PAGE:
Estimating Work Rates or Loads
Examples of work activities that are considered light, moderate, heavy, and very heavy:
|Work Rate Category||Example Motions||Example Tasks|
ACGIH, 2011. Heat Stress and Strain, in TLVs and BEIs, American Conference of Industrial Hygienists, Cincinnati, OH.
Ramsey, J and Bishop, P. 2003. Hot and Cold Environments (Chapter 24), in The Occupational Environment, its Evaluation, Control, and Management (S.R. DiNardi, Editor), American Industrial Hygiene Association. [After McArdle, Katch and Katch (1996)].
- About the Heat Index
- Using the Heat Index to Protect Workers
- Protective Measures to Take at Each Risk Level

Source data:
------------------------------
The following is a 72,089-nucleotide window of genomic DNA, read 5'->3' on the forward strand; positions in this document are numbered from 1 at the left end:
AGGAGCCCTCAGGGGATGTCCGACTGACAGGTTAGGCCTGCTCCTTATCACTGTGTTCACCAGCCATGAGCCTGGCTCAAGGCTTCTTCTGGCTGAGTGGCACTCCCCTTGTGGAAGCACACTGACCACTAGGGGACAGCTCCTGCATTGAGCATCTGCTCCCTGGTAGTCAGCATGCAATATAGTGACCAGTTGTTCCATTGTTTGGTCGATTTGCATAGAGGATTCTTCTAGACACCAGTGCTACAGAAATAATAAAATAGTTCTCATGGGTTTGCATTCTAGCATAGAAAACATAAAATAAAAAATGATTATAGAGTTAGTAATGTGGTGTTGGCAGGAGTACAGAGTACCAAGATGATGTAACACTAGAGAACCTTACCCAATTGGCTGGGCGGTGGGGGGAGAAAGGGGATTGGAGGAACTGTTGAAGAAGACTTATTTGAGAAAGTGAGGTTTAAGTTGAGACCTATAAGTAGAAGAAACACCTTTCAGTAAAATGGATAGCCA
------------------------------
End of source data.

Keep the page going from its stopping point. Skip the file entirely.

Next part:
|Heat Index||Risk Level||Protective Measures|
|Less than 91°F||Lower (Caution)||Basic heat safety and planning|
|91°F to 103°F||Moderate||Implement precautions and heighten awareness|
|103°F to 115°F||High||Additional precautions to protect workers|
|Greater than 115°F||Very High to Extreme||Triggers even more aggressive protective measures|
How can OSHA help? Workers have a right to a safe workplace. If you think your job is unsafe or have questions, visit OSHA's Worker's Page or call 1-800-321-6742 (OSHA). It's confidential. For other valuable worker protection information, such as Workers' Rights, Employer Responsibilities, and other services OSHA offers, visit OSHA's Workers' page.
OSHA also provides help to employers. OSHA's On-site Consultation Program offers free and confidential advice to small and medium-sized businesses in all states across the country, with priority given to high-hazard worksites. For more information or for additional compliance assistance contact OSHA at 1-800-321-6742 (OSHA).